Why You Should Forget the Listing Price

By: Dana Gain

Why You Should Forget the Listing Price

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Once upon a time, a house hunter could search for homes in an approximate price range and feel pretty good about staying on budget.

In the current market, this is no longer true. These days, most houses are priced well under the expected sale price. This can be confusing to home buyers who believe that the list price is meant to convey what a seller will accept for a home.
One exception to this rule is condo apartments. Most apartments continue to be priced accurately and, depending on location, have sold for close to list price over the past several months.
So if the list price is not to be believed for detached, semi’s, and townhouses, what is a home buyer to do?

First, consider shopping under your budget. If your budget for a townhouse in Mississauga is $750,000, set $599,000 as the top threshold in your search results. This will ensure that you have a reasonable buffer and allow you to make your offer closer to what the property is likely to sell for.
Second, hire a REALTOR® that knows their way around the market. The most successful real estate salespeople prepare their clients well in advance. The best of the best conduct their research before you ever see the property, investigating potential sale price and offer dates in advance. This will put you in a strong position when you select the house you wish to buy and may even give you an edge over other buyers who want the same home.

Does location matter? For example, if you are shopping in Brantford or St. Catharines, is the strategy different from homes selling in Mississauga or Milton?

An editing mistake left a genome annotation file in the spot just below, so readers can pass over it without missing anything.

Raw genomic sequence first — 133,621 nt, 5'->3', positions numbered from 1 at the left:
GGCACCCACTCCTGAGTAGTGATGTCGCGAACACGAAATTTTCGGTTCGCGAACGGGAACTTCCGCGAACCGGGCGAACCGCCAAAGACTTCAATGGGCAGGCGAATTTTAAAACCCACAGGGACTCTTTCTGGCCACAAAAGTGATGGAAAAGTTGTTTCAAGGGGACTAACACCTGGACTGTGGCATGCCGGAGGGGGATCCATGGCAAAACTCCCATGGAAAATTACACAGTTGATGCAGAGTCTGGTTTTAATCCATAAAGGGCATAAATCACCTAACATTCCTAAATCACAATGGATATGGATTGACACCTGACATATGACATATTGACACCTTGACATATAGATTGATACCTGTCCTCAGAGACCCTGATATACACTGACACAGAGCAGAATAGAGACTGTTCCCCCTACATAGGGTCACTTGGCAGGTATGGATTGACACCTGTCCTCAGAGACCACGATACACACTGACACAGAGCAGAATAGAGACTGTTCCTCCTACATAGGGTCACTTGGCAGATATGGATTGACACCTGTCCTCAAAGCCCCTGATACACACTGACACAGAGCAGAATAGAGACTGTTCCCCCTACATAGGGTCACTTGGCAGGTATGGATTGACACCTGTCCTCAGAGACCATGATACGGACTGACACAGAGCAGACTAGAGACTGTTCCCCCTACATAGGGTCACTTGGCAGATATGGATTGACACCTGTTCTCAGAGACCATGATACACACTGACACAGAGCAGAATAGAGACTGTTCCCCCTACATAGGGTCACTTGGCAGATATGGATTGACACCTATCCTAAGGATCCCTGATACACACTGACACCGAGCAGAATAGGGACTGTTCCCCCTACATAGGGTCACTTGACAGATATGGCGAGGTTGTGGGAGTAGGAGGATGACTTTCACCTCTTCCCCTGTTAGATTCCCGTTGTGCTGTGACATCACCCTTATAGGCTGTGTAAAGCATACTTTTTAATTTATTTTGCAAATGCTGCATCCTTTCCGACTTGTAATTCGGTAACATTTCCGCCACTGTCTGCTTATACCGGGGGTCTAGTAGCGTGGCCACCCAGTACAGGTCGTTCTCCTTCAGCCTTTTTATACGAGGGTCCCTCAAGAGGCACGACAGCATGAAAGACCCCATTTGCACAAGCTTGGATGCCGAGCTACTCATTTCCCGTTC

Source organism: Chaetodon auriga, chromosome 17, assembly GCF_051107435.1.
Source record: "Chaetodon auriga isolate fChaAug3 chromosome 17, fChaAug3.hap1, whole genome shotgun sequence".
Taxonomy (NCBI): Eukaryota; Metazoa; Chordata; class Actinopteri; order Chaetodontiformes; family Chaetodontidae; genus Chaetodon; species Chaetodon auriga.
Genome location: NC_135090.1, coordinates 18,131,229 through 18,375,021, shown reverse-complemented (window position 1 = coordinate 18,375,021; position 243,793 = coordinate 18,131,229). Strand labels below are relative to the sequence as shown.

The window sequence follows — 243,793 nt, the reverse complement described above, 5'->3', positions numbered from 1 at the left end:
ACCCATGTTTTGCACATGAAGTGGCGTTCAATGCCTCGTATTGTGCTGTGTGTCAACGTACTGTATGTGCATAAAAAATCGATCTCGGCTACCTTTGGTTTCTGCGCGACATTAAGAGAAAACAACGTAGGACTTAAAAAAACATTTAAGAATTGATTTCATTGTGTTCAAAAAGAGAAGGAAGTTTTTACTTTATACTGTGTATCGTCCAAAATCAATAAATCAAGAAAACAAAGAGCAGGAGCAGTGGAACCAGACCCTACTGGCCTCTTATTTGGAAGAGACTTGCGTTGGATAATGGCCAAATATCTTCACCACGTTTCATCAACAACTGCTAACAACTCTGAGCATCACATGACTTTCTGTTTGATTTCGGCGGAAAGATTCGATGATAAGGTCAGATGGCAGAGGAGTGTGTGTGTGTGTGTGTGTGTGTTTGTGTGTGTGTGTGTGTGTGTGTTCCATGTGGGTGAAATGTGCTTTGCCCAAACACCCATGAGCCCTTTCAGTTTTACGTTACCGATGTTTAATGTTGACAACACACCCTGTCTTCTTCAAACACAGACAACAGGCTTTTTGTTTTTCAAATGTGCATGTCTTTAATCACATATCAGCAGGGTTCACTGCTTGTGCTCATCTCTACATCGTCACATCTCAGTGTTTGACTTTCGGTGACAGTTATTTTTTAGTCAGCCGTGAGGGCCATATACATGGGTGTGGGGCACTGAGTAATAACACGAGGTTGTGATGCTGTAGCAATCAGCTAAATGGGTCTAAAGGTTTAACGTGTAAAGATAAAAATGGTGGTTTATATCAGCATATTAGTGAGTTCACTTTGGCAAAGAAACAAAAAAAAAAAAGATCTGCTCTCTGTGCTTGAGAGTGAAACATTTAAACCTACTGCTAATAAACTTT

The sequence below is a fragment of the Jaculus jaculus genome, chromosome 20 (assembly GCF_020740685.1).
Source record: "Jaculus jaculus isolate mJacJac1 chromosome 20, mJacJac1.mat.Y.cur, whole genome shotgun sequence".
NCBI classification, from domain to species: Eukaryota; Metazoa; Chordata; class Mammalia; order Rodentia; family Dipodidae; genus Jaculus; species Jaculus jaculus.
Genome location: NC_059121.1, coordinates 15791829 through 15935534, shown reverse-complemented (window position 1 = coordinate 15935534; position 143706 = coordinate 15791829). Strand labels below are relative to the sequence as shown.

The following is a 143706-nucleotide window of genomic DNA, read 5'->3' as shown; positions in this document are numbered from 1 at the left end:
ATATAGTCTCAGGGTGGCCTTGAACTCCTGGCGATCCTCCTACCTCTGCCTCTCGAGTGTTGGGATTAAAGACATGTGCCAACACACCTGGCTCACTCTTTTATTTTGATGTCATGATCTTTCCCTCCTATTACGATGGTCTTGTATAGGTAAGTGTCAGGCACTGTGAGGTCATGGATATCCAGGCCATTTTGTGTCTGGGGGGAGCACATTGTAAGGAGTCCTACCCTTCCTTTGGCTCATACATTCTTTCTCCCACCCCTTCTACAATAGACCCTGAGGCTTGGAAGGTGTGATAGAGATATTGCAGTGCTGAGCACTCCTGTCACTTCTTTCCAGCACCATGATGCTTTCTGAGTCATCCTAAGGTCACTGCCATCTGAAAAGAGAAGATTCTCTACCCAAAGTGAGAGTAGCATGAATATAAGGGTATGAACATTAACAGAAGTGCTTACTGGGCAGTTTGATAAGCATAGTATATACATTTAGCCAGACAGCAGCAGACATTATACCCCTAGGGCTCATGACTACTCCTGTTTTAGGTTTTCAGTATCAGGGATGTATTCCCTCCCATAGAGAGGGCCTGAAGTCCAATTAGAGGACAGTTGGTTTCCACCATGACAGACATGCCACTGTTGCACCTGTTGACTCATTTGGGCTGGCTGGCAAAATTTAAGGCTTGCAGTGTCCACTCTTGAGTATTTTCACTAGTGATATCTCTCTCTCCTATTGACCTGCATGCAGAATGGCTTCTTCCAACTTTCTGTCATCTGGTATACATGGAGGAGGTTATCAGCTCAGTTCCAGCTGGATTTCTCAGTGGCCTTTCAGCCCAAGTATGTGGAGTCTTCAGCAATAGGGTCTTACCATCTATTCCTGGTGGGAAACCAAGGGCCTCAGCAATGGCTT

In short, not much. There will be some market differences in terms of how long a house stays on the market before it sells. You may also see variation in how much over asking the house ultimately fetches, or in how many homes are for sale in each area.

But the overarching strategy will be much the same.

If you are searching for homes under $800K, set your top threshold at somewhere around $599K to be on the safe side. If you hope to keep your spend around $1M, set your upper limit at $800 or $850K. And if you are shopping for condo apartments, expect to pay roughly what the list price indicates.

Importantly, these guidelines are very approximate. The buffer you may need to hold back will vary by market pace, suburb, housing style, and sometimes even by neighbourhood.

This is one of the reasons why your your REALTOR® will be an invaluable resource. They will support you in your search and guide you towards homes that keep you within the financial boundaries you have set for yourself. At the same time, you will be given specific advice about what buffer you may need for each area.
Still not sure how to proceed? Send me an email and let’s talk.***

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